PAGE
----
My life, our friends expect thee. I have took pains, as you, I know, observed, Leon. I obey.

[Erit. To hinder you from diving in the secret,

Alon. Is that the face of cursed hypocrisy ? And turned aside your thoughts from the detec- If she is guilty, stars are made of darkness, tion.

And beauty shall no more belong to Heaven ! Alon. Thou dost confound me!

Don Carlos did return at dead of nightZun. I confound myself,

Proceed, good Zanga; so thy tale began. And frankly own it, though to my shame I own Zun. Don Carlos did return at dead of night; it;

That night by chance (ill chance for me) did I Nought but your life in danger could have torn Command the watch that guards the palace gate. The secret out, and made me own my crime. He told me he had letters for the king, Alon. Speak quickly; Zanga, speak.

Dispatched from you. Zan. Not yet, dread sir :

Alon. The villain lied !
First, I must be assured, that if

you
find

Zan. My lord,
The fair one guilty, scorn, as you assured me, I

pray, forbear. — Transported at his sight, Shall conquer love and rage, and heal your soul. After so long a bondage, and your friend, Alon. Oh! 'twill, by Heaven !

(Who could suspect him of an artifice ?) Zan. Alas! I fear it much,

No farther I enquired, but let him pass, And scarce can hope so far; but I of this False to my trust, at least imprudent in it. Exact your solemn oath, that you'll abstain Our watch relieved, I went into the garden, From all self-violence, and save my lord. As is my custom when the night's serene, Alon. I trebly swear.

And took a moon-light walk : when soon I heard Zan. You'll bear it like a man?

A rustling in an arbour that was near me. Alon. A god.

I saw two lovers in each other's arms, Zan. Such have you been to me; these tears Embracing and embraced. Anon the man confess it,

Arose, and falling back some paces from her, And poured forth miracles of kindness on me: Gazed ardently awhile, then rushed at once, And what amends is now within my power, And throwing all himself into her bosom, But to confess, expose myself to justice, There softly sighed — Oh, night of ecstacy ! And, as a blessing, claim my punishment ? When shall we meet again ?--Don Carlos, then, Know, then, Don Carlos

Led Leonora forth. Alon. Oh!

Alon. Oh, oh my heart ! Zan. You cannot bear it.

(He sinks into a chair. Alon. Go on, I'll have it, though it blast man- Zan. Groan on, and with the sound refresh

kind; I'll have it all, and instantly. Go on.

'Tis through his heart ; his knees smite one Zan. Don Carlos did return at dead of night

another :

'Tis through his brain; his eye-balls roll in anEnter LEONORA.

guish.

[Aside. Leon. My lord Alonzo, you are absent from us, My lord, my lord, why do ye

rack
my

sout? And quite undo our joy.

Speak to me, let me know that you still live. Alon. I'll come, my love;

Do not you know me, sir? Pray, look upon me: Be not our friends deserted by us both;

You think too deeply-I am your own Zanga, I'll follow you this moment.

So loved, so cherished, and so faithful to you

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my soul !

Why start you in stich fury? Nay, my lord, Tear them asunder-Murder How they grind For Heaven's sake sheath your sword! What can My heart betwixt them Oh, let go my heart ! this mean?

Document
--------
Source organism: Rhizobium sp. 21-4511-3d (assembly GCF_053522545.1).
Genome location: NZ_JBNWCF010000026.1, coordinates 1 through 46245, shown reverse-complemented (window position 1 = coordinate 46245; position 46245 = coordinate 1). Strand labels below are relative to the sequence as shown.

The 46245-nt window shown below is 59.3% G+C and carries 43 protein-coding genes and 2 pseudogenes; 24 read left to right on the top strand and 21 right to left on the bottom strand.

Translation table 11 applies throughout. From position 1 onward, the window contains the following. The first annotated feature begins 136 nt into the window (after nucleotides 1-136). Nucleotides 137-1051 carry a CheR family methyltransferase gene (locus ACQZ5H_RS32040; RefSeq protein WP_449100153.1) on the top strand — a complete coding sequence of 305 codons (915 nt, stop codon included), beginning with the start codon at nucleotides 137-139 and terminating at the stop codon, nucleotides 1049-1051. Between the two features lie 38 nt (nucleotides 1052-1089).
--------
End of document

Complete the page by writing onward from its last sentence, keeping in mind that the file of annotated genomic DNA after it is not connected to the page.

Yet let it go

-Embracing and embraced ! Fool that I was, to trust you with the secret, Oh, pestilence !Who let him in?-A traitor. And you unkind to break your word with me.

(Goes to stab ZANGA, he prevents hhn. Oh, passion for a woman! On the ground ! Alas, my head turns round, and my limbs fail Where is your boasted courage? Where your me! scorn,

Zan. My lord !
And prudent rage, that was to cure your grief, Alon. Oh, villain, villain, most accurst!
And chase your love-bred agonies away?

If thou didst know it, why didst let me wed? Rise, sir, for honour's sake. Why should the Zun. Hear me, my lord, your anger will abate. Moors,

I knew it not :- I saw them in the garden; Why should the vanquished triumph?

But saw no more than you might well expect Ålon. Would to Heaven

To see in lovers destined for each other. That I were lower still! Oh, she was all! - By Heaven I thought their meeting innocent. My fame, my friendship, and my love of arms, Who could suspect fair Leonora's

virtue, All stoop to her; my blood was her possession. Till after-proofs conspired to blacken it? Deep in the secret foldings of my heart Sad proofs, which came too late, which broke not She lived with life, and far the dearer she.

out, But-and no more-set nature on a blaze, (Eternal curses on Alvarez' haste!) Give her a fit of jealousy-away

Till holy rites had made the wanton yours; To think on't-is the torment of the damned, And then, I own, I laboured to conceal it, And not to think on’t is impossible.

In duty and compassion to your peace. How fair the cheek that first alarmed my soul! Alon. Live now, be damned hereafter—for I How bright the eye that set it on a flame!

want thee. How soft the breast on which I laid my peace Oh, night of ecstacy !-Ha! was’t not so? For years to slumber, unawaked by care! I will enjoy this murder. -Let me thinkHow fierce the transport! how sublime the bliss ! The jasmine bower—'tis secret and remote : How deep, how black, the horror and despair ! Go wait me there, and take thy dagger with thee. Zan. You said you would bear it like a man.

(Erit ZANGA. Alon. I do.

How the sweet sound still sings within my ear! Am I not most distracted?